Oscar Peterson’s lavish jazz piano instrumental version of “Every Time We Say Goodbye” is a beautiful, slow song used to express the impending sadness of parting with a loved one. Not to spoil the action for those who haven’t seen the movie yet, but it comes at an emotional moment in the story that is sure to tell viewers for a while.


The classic jazz song was written by legend Cole Porter in 1944, again hinting at the timeless nature of the plot as the characters move back and forth in the 4th dimension. It’s a beautifully simple arrangement on its own, but once contextualized, the song hits much harder.

X-Men ’97 Theme – Haim Saban & Shuki Levy


Xavier's hand appears on his vehicle in Doctor Strange in the Multiverse of Madness

One of the coolest pieces of music used in Doctor Strange 2 is the “X-Men ’97 Theme” composed by Haim Saban and Shuki Levy for the animation x-men series that ran from 1992 to 1997. Not only is the song extremely up-tempo compared to some of the soulful musical scores, but it also plays straight into the nostalgia of Marvel fans for the past 25 years.

A lot of time and effort has clearly gone into choosing songs to use on behalf of fan service as well as thematic continuity, and the “X-Men ’97 Theme” has momentous drumlines and sound triumphant that could not make Charles Xavier (Patrick Stewart) sudden entry into history better.

Symphony No. 5 in C minor – Ludwig Van Beethoven


Stephen conjures musical notes in Doctor Strange in the Multiverse of Madness

The sound of Beethoven’s “Symphony No. 5 in C Minor”, which Raimi uses to great diegetic effect in the film, instantly classifies the joint. When Strange is confronted by his evil counterpart who wants to rob Christine (Rachel McAdams), he brings up the ability to fire musical notes like a projectile weapon, which begins playing songs on impact.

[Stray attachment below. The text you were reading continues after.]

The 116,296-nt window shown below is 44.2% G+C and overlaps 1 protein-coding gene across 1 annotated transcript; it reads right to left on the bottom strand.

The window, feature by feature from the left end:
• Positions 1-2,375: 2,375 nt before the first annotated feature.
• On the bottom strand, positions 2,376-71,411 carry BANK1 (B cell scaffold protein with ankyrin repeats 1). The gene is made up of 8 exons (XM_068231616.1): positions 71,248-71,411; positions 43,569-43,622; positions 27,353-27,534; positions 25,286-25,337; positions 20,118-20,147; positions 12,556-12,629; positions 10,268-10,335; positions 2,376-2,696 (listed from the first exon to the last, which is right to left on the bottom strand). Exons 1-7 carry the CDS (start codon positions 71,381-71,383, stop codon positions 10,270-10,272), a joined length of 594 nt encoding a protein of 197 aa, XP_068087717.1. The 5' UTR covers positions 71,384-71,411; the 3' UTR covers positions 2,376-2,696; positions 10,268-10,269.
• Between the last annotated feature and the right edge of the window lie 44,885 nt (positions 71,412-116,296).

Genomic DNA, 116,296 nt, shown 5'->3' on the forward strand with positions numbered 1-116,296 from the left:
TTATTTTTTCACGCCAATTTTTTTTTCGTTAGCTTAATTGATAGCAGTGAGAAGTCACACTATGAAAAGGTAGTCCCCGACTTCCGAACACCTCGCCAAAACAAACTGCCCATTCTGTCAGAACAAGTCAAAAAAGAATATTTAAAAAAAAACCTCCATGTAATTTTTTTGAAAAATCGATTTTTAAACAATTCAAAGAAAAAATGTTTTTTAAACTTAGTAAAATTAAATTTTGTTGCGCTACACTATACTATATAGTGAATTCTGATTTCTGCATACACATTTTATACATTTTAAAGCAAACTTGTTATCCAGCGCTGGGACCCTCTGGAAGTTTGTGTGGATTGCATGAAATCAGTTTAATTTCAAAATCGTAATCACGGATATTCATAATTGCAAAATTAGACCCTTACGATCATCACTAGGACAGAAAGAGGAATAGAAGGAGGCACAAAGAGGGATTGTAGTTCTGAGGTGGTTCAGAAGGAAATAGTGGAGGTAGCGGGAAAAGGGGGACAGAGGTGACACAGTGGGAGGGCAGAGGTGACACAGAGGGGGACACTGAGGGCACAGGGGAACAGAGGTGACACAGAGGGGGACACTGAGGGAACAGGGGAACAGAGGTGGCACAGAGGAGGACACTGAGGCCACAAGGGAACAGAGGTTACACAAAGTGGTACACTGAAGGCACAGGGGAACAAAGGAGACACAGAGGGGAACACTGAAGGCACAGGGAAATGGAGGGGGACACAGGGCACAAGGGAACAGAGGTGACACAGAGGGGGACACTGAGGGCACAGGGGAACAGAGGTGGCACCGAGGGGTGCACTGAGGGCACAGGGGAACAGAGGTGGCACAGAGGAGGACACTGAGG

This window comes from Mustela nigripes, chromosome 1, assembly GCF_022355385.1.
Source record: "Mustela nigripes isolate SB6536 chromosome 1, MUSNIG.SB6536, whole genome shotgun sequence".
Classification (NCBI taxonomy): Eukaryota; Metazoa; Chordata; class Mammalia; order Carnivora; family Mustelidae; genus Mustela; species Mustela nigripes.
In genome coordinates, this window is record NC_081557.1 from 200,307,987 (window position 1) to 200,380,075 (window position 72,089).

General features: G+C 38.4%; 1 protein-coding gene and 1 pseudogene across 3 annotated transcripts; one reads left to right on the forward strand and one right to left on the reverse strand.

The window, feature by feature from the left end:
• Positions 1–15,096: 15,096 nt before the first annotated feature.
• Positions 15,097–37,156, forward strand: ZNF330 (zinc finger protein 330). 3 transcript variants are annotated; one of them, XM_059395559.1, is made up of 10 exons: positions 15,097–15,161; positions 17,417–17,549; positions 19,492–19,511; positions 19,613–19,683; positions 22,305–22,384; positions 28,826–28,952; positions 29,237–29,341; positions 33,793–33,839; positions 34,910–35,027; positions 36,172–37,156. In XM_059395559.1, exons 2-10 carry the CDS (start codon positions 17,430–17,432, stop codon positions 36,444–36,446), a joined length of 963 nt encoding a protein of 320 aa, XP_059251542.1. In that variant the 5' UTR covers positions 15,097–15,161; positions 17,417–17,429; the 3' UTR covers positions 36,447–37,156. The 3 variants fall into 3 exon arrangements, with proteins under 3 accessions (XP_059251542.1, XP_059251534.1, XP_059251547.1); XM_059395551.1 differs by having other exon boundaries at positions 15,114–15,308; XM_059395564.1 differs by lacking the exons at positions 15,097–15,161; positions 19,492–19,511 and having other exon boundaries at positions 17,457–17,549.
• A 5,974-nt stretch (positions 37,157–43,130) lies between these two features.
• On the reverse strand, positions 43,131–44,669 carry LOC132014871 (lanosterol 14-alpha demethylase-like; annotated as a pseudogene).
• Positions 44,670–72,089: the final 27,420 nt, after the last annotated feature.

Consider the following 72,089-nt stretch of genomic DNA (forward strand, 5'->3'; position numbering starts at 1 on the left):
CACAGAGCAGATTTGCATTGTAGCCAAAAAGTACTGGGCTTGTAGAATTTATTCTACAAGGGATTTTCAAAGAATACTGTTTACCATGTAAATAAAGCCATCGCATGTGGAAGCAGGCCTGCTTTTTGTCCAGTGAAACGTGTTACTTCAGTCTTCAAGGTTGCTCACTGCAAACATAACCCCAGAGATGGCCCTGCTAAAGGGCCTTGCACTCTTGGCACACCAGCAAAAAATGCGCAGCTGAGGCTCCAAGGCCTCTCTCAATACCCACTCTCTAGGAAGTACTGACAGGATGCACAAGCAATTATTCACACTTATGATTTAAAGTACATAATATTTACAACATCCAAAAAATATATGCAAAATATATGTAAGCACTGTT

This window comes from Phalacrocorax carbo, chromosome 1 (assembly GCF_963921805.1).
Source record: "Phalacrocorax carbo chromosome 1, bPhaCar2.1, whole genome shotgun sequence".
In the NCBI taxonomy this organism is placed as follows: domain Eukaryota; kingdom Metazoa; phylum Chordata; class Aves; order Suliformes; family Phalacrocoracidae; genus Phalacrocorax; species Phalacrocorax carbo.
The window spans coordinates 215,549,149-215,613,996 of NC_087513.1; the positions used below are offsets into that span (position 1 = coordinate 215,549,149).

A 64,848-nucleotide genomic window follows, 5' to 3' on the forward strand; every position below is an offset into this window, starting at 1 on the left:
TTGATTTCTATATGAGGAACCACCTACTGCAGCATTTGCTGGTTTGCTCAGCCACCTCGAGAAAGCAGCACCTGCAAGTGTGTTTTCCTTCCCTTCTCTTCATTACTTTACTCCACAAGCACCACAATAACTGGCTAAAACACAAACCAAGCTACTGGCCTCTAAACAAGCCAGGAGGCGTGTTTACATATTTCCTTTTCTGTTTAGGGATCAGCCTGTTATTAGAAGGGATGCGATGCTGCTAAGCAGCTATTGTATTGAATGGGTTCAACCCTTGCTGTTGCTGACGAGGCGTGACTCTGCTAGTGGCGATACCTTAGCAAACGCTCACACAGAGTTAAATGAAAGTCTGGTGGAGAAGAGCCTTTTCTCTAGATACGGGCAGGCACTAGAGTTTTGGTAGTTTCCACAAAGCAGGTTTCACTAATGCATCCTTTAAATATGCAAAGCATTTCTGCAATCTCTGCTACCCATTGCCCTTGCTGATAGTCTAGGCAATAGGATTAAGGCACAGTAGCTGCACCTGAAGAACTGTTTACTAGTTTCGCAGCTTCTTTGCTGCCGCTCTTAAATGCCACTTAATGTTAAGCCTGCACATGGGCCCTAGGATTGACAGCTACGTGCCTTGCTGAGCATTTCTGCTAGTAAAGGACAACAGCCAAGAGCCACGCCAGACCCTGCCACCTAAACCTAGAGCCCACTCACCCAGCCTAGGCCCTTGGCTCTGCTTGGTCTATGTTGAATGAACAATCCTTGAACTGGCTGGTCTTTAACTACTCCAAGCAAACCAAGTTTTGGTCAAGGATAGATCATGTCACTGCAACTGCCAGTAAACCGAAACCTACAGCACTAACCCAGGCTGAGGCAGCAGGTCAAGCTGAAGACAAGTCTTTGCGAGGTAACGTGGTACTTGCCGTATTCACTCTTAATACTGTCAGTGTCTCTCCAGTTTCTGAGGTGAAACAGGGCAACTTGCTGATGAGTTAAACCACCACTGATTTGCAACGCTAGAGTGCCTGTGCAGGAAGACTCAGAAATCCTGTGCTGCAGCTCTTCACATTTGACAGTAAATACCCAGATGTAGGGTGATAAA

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The dueling Strangers begin to pit some of the most famous classical music compositions against each other in a hilarious showdown that reinforces the absurdity of the plot and pokes fun at the silliness of Strange’s circumstances.

Tocatta and Fugue in D minor – Johann Sebastian Bach


Stephen conjures up a pink magic ball in Doctor Strange in the Multiverse of Madness

After the good Strange throws a note of Beethoven’s 5th at his doppelganger, the plucky but somber stand-in Strange retorts with one of Bach’s “Tocatta and Fugue in D minor,” a sinister arrangement that perfectly intones the wicked malevolence of the impostor. Playing the two songs back-to-back also creates a counterpoint that subconsciously aligns viewers with the good Strange while berating the bad guy.

These classic songs are often used as background music, but here Raimi has the characters literally interact with Beethoven’s and Bach’s most famous works and turn them into deadly symphonies, doing it in a playful and inventive way that is sure to delight. stick with viewers for a while. weather.

Gargantos – Danny Eflman


Gargantos grabs a bus in Doctor Strange in the Multiverse of Madness

Of all the different Elfman arrangements used in the film, “Gargantos” tends to stand out the most. Named after the giant squid-like monster (Yenifer Molina) from Earth-616 who is summoned by the Scarlet Witch, the song is used when Strange, Wong (BD Wong), and Chavez (Xochitl Gomez) battle Gargantos as well as to convey emotions. of Strange when he goes into a psychological breakdown before waking up his third eye.


In one of Elfman’s best themes to date, “Gargantos” has all the components of a great MCU orchestral score, starting slow and mysterious before climbing to an operatic tone with soaring instrumentation. It feels both new and familiar, a very difficult balancing act that only someone as skilled as Elfman could pull off.

They Will Be Loved – Danny Elfman


Wanda kneels down to talk to Billy and Tommy in Doctor Strange in the Multiverse of Madness

One of the film’s big revelations concerns Wanda and her children. With swelling violins to tug on the chord, the song played when Wanda has a candid conversation with her children before destroying Mount Wundagore is a lyrical piece titled “They Will Be Loved.”

Composed by Elfman, the song becomes more haunting and angelic as it continues, perfectly embodying the feelings conveyed by the characters in the scene. While most songs slowly build to a triumphant climax, “They’ll Be Loved” is more subdued in the way it relays soulful melancholy, staying grounded in much the same way Wanda is forced to.